Troy and Pam Biddle
Esko, global developer of integrated software and hardware solutions for the packaging, label and wide format sectors, made a multimillion-dollar in-kind gift of software for the Packaging Engineering Technology program. For the next three years, Esko will provide 50 software licenses to industry-leading programs to keep ISU students on the cutting edge of the profession and promote a skilled workforce for Esko customers. FedEx made a $100,000 gift to the FedEx Purple Runway Scholarship program at ISU. The gift supports the third cohort of student scholarship recipients who are majoring in Professional Flight Aviation Technology. The scholarship is an initiative of the FedEx Purple Runway program, which helps students earn their CFI, CFII and MEI ratings, creating a (continued on page 38)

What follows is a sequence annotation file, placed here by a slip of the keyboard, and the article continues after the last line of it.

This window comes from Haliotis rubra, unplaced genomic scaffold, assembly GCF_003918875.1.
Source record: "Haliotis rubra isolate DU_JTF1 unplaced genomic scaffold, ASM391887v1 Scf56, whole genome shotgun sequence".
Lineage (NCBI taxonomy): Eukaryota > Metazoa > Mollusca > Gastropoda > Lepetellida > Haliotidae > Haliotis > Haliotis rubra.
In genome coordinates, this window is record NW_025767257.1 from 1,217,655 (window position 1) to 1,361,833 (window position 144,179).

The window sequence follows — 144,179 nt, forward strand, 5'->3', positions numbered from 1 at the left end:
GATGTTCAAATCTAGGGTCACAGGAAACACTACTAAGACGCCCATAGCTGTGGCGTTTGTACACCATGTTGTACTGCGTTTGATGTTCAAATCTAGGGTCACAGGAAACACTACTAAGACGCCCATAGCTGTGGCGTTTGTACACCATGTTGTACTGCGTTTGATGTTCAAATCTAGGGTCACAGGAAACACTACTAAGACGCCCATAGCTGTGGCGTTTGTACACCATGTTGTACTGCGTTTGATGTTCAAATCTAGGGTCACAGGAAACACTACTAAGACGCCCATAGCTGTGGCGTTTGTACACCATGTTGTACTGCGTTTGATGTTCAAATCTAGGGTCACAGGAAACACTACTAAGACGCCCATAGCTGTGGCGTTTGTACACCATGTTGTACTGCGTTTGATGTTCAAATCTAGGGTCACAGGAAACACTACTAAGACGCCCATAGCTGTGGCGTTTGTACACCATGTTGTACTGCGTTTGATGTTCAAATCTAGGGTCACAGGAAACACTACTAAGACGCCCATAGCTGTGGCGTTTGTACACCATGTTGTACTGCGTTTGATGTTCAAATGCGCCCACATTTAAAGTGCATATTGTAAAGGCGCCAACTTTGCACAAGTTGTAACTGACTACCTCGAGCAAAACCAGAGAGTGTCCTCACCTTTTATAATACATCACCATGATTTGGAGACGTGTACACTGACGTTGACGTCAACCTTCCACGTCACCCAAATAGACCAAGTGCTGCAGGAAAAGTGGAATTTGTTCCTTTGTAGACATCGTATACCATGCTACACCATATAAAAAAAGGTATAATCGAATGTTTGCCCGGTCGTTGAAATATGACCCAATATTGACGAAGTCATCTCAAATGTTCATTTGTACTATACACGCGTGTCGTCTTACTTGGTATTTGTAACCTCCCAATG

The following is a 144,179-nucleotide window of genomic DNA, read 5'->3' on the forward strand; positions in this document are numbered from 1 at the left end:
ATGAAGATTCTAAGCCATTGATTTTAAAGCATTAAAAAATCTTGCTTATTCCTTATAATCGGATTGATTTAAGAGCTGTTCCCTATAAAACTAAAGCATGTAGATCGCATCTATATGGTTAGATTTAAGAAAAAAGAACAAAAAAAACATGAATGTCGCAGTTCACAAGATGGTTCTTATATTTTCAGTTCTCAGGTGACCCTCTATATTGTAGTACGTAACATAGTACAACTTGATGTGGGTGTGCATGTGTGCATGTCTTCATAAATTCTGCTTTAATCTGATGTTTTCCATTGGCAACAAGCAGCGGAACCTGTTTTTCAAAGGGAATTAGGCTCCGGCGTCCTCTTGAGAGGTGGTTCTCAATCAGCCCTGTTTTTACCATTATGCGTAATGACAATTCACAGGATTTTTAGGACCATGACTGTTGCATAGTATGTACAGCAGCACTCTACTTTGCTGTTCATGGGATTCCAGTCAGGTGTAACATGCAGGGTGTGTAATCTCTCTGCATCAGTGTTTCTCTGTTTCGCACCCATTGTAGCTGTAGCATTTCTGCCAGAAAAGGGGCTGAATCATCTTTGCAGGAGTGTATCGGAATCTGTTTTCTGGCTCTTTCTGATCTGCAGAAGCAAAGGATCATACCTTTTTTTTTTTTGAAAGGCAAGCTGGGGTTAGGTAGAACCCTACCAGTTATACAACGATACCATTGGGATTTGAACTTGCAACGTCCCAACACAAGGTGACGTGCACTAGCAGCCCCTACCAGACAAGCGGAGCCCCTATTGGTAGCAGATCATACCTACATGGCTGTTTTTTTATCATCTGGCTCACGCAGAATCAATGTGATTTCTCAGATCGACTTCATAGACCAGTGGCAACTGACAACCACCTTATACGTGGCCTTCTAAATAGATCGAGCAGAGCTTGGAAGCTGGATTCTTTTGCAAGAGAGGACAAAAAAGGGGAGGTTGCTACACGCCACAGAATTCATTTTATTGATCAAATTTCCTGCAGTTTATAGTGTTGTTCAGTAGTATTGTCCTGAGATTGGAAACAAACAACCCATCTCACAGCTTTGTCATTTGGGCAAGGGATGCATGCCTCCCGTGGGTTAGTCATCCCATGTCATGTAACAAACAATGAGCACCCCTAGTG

pipeline of highly trained and qualified pilots for the aviation industry. Richard and Carla Hay created the Dick Hay Memorial Fund endowment. Their philanthropic gift was recognized by the naming of the Dick Hay Art Annex. The gift provides support for the ceramics program and to inspire innovation and creativity. Dick Hay began his 40-year career at ISU in 1966 and was internationally known for his work in ceramics. A significant portion of his personal collection will be preserved as part of the university’s Permanent Art Collection. The Hulman-George family made a six-figure contribution supporting campus facility improvements. The family’s decades of philanthropic support have funded numerous initiatives and projects that have impacted generations of Sycamores. The Institute for Citizens and Scholars provided $160,000 in support of the MBA in Educational Leadership program. This Indiana State program was established in 2015 from a grant for the Institute as a partnership with the Scott College of Business and the Bayh College of Education’s Department of Education Leadership. This unique program is designed exclusively for working professional educators and prepares a new generation of educational leaders. Bob and Lisa Jerry created two endowed scholarship funds through a $580,000 philanthropic commitment to ISU in their estate. The Jerry Family Scholarship will support ISU full- and part-time students whose parents have not earned a bachelor’s degree. The Roy M. and Dorothy R. Jerry Scholarship fund, established in memory of the donor’s uncle and aunt, will support students who are from Brazil, Ind.